A consistent, general description of plasma wave generation requires a kinetic approach to the system, while MHD is a representation of the kinetic distribution function by its lowest order velocity moments only. While many timedependent extensions to MHD exist, no systematic and selfconsistent approach for turbulence under arbitrary conditions is available. Among the theoretical approaches to MHD turbulence in astrophysical shocks, one finds e.g. Krasnoselskikh et al. (2002), who performed numerical studies of MHD shocks in one dimension, describing the quasiperpendicular shock as a superposition of Whistler waves. Lembege et al. (2004) studied multiple unresolved topics of the shock transition such as the problems already mentioned earlier in this text, including shock front nonstationarity, electron heating, and particle diffusion in turbulent media, using theoretical and numerical methods. Liu et al. (2007) did use an analytical approach based on the plain anisotropic MHD jump conditions (Hudson 1970), where the mirror and firehose instabilities as well as an entropy argument are applied to estimate the overall stability of the downstream plasma, as a function of the local upstream MHD conditions and the shock density compression ratio. A similar approach was taken by Fahr & Siewert (2009,2007), who completed the MHD jump conditions using a dissipationfree kinetic model based on kinetic invariants (related to results by Chew et al. 1956) to estimate the amount of free energy available for conversion into nonclassical degrees of freedom (i.e. plasma waves), based on the MHD formulation of the mirror mode instability condition. Finally, Verscharen & Fahr (2008) based their studies on a kinetic model including particlewave interactions at a parallel field orientation, which appeared in the solar wind termination shock during a polarity change in the solar magnetic field, temporarily overriding the default Parker spiral field (Parker 1958). Despite the different modelling approaches, the main point of all these studies is that plasma waves need to be introduced to describe the nonideal behaviour observed in astrophysical shocks. In this study, we expand upon the results obtained by Fahr & Siewert (2009,2007), repeating their studies of the quasiperpendicular shock, but now for a quasiparallel magnetic field orientation.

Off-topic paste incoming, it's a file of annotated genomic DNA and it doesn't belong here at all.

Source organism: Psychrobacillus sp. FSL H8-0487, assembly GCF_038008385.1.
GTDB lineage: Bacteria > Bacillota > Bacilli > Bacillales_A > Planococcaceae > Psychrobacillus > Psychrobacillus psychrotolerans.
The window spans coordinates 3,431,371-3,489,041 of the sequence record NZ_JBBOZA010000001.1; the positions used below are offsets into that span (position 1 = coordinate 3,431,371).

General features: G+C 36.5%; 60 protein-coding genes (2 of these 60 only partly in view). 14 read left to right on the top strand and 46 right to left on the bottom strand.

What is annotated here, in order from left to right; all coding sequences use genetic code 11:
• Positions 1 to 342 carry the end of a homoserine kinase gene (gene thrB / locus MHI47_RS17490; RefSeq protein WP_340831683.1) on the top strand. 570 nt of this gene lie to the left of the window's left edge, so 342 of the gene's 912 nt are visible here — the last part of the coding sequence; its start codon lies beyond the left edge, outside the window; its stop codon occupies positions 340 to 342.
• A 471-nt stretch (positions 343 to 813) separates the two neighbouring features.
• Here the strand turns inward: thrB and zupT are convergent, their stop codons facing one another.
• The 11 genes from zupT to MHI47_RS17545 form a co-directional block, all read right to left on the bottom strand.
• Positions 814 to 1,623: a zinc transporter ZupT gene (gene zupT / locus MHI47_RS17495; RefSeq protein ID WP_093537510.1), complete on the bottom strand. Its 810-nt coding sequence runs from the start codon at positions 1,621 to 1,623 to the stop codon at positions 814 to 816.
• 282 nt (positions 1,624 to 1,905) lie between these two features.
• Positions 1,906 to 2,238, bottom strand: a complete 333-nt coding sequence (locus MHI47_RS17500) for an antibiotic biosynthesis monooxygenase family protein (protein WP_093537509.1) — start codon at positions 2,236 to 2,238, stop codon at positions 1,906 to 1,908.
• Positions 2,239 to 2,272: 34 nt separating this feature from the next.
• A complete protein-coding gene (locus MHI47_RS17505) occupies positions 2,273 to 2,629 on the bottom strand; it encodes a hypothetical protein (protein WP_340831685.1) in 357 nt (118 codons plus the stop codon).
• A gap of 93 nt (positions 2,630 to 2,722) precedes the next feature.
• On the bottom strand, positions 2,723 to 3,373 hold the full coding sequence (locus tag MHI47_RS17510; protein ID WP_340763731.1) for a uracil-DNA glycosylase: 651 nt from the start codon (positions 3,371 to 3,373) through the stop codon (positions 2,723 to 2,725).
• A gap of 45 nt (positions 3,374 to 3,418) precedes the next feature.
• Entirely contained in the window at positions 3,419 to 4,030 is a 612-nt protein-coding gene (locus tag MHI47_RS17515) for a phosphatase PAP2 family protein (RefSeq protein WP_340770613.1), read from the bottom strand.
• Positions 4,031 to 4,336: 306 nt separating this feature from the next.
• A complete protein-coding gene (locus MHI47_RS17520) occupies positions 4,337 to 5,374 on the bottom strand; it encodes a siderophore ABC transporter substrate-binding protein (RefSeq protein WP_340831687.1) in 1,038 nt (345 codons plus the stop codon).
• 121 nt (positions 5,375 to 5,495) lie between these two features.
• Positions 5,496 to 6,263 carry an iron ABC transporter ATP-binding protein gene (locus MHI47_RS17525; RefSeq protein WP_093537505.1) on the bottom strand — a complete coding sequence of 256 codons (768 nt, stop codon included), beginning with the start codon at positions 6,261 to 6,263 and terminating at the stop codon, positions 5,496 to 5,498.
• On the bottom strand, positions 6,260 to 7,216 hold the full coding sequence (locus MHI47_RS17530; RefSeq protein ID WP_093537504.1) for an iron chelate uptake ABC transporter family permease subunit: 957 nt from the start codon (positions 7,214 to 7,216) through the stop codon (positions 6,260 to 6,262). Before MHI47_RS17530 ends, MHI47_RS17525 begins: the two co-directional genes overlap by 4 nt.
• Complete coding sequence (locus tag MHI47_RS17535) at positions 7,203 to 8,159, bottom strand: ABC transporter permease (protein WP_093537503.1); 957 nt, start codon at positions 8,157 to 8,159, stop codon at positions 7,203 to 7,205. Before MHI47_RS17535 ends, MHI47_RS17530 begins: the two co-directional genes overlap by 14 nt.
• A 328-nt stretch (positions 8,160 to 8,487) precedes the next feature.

The onset of the above mentioned plasma instabilities is triggered by an overcritical ion pressure anisotropy , which, for further studies, needs to be extracted either from adequate shock data or from the appropriate RankineHugoniot MHD jump conditions. However, deriving this parameter from jump conditions is complicated by the fact that, as pointed out by Erkaev et al. (2000), Vogl et al. (2003) and Liu et al. (2007), the classical formulation of the MHD jump conditions for anisotropic pressures (Hudson 1970) is underdetermined, leaving only 6 equations to determine 7 downstream parameters as a function of the upstream parameters. Among the analytical approaches found in literature, even the choice of the free parameter is not unique. For example, Erkaev et al. (2000) selected the downstream pressure anisotropy for their parameter study, while Liu et al. (2007) selected the mass compression ratio x. Then, using experimental data acquired by the Voyager1 spacecraft at the solar wind termination shock, Liu et al. (2007) were able to fix the unknown downstream compression ratio and therefore close the system of equations numerically for the perfectly parallel and perpendicular shocks. However, this is an unsatisfying approach, since it does not in principle allow us to close uniquely the jump conditions. Instead, one requires a systematical, theoretical approach that provides a sufficiently general expression complementing the classical jump conditions. Having realised this problem, we derived a selfconsistent, basic kinetic approach to the MHD shock (Fahr & Siewert 2006; Siewert & Fahr 2008), describing the ion passage over a shock transition layer by solving BoltzmannVlasow equations based on the conservation of CGL invariants (Chew et al. 1956). This approach is able to predict the downstream pressure anisotropy for arbitrary upstream conditions, offering the additional pieces of information necessary (but insufficient) to close the jump conditions, and allowing us to understand qualitatively the generation of turbulence based on an MHD instability condition, such as those given by Erkaev et al. (2000). This approach does not yet allow a description of the wave power spectrum.